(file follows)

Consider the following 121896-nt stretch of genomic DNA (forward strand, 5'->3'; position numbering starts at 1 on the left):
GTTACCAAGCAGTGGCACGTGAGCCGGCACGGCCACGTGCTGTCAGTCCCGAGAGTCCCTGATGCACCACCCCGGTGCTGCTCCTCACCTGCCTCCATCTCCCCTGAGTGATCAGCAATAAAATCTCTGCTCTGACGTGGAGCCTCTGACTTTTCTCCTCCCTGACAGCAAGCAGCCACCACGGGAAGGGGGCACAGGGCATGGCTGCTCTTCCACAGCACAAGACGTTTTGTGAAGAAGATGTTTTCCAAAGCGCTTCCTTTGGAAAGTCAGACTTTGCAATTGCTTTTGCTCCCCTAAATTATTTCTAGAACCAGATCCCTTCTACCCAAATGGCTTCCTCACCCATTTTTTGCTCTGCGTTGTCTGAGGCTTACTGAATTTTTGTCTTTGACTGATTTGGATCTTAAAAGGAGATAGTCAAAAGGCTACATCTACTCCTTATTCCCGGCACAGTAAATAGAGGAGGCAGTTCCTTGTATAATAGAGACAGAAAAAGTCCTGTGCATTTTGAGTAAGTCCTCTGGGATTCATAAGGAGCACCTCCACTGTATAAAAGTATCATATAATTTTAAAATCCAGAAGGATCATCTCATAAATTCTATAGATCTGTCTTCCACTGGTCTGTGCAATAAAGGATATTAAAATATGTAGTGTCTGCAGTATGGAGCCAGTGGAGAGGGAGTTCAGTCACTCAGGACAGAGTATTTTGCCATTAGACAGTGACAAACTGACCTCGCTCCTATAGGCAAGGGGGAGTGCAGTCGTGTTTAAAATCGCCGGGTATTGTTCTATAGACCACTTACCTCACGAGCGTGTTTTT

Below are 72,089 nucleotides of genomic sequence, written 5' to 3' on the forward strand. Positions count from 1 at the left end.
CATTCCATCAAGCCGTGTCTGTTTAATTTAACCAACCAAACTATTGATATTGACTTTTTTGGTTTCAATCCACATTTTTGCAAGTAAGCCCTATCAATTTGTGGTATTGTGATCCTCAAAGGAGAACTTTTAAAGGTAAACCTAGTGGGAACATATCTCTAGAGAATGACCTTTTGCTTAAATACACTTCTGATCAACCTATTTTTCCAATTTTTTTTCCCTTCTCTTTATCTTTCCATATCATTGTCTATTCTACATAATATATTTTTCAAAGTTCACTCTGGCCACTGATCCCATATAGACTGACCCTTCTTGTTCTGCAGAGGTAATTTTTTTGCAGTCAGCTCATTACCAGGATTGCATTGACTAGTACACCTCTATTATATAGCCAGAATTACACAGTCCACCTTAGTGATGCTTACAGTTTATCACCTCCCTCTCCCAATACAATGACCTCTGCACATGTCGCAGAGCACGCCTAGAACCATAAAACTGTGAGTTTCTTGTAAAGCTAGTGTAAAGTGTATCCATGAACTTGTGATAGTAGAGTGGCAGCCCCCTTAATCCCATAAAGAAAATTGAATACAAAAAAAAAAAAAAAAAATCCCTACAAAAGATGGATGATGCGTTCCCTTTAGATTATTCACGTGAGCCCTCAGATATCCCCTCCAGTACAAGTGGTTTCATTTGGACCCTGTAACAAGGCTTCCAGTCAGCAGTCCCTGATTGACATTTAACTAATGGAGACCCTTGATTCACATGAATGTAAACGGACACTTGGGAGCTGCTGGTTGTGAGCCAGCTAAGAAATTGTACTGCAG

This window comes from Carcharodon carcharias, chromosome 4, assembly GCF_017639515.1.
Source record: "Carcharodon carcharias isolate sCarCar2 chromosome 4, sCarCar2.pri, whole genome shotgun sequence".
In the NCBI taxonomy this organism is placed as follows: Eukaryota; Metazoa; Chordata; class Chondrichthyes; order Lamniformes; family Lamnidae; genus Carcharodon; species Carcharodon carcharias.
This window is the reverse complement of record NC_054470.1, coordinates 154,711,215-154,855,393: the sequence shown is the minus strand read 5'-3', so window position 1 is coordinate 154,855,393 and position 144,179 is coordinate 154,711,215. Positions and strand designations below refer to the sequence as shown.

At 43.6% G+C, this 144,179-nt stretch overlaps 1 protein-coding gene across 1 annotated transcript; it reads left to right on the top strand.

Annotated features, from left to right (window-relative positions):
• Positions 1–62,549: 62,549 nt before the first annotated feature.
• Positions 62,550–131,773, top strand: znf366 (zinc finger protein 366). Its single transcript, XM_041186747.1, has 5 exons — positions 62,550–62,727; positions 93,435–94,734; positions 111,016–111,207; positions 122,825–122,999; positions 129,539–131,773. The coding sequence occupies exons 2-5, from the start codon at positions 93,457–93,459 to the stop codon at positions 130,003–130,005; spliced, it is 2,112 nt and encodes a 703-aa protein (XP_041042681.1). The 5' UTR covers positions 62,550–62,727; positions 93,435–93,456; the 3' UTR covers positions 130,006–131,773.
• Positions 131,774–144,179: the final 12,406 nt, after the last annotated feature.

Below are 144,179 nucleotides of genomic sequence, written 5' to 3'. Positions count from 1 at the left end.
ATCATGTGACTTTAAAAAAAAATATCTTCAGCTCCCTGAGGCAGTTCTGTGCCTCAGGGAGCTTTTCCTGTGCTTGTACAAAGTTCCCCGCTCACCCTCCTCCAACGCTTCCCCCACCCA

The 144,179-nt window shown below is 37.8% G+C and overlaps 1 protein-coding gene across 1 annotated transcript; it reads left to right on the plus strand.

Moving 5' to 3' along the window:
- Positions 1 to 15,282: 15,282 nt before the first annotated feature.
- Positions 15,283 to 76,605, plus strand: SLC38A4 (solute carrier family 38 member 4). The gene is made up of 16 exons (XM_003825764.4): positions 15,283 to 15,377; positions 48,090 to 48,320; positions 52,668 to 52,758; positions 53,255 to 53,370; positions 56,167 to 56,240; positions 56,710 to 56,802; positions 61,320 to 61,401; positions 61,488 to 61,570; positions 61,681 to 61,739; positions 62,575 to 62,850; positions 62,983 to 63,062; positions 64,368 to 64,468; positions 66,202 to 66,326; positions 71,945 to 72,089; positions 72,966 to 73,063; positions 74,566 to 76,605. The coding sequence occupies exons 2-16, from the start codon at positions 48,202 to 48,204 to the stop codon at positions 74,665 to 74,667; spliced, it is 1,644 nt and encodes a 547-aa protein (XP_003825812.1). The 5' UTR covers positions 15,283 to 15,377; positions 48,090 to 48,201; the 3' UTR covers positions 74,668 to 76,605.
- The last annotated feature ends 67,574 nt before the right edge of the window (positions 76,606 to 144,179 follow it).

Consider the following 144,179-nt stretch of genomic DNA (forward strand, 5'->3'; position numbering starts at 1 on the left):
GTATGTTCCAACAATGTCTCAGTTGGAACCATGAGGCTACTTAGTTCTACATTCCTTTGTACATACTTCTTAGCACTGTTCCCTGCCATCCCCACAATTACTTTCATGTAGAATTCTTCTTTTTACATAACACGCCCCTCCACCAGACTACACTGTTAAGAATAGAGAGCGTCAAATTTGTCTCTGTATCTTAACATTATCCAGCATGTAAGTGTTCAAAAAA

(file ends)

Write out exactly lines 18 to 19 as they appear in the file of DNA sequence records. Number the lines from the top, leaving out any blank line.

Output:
- Positions 1 to 15,282: 15,282 nt before the first annotated feature.
- Positions 15,283 to 76,605, plus strand: SLC38A4 (solute carrier family 38 member 4). The gene is made up of 16 exons (XM_003825764.4): positions 15,283 to 15,377; positions 48,090 to 48,320; positions 52,668 to 52,758; positions 53,255 to 53,370; positions 56,167 to 56,240; positions 56,710 to 56,802; positions 61,320 to 61,401; positions 61,488 to 61,570; positions 61,681 to 61,739; positions 62,575 to 62,850; positions 62,983 to 63,062; positions 64,368 to 64,468; positions 66,202 to 66,326; positions 71,945 to 72,089; positions 72,966 to 73,063; positions 74,566 to 76,605. The coding sequence occupies exons 2-16, from the start codon at positions 48,202 to 48,204 to the stop codon at positions 74,665 to 74,667; spliced, it is 1,644 nt and encodes a 547-aa protein (XP_003825812.1). The 5' UTR covers positions 15,283 to 15,377; positions 48,090 to 48,201; the 3' UTR covers positions 74,668 to 76,605.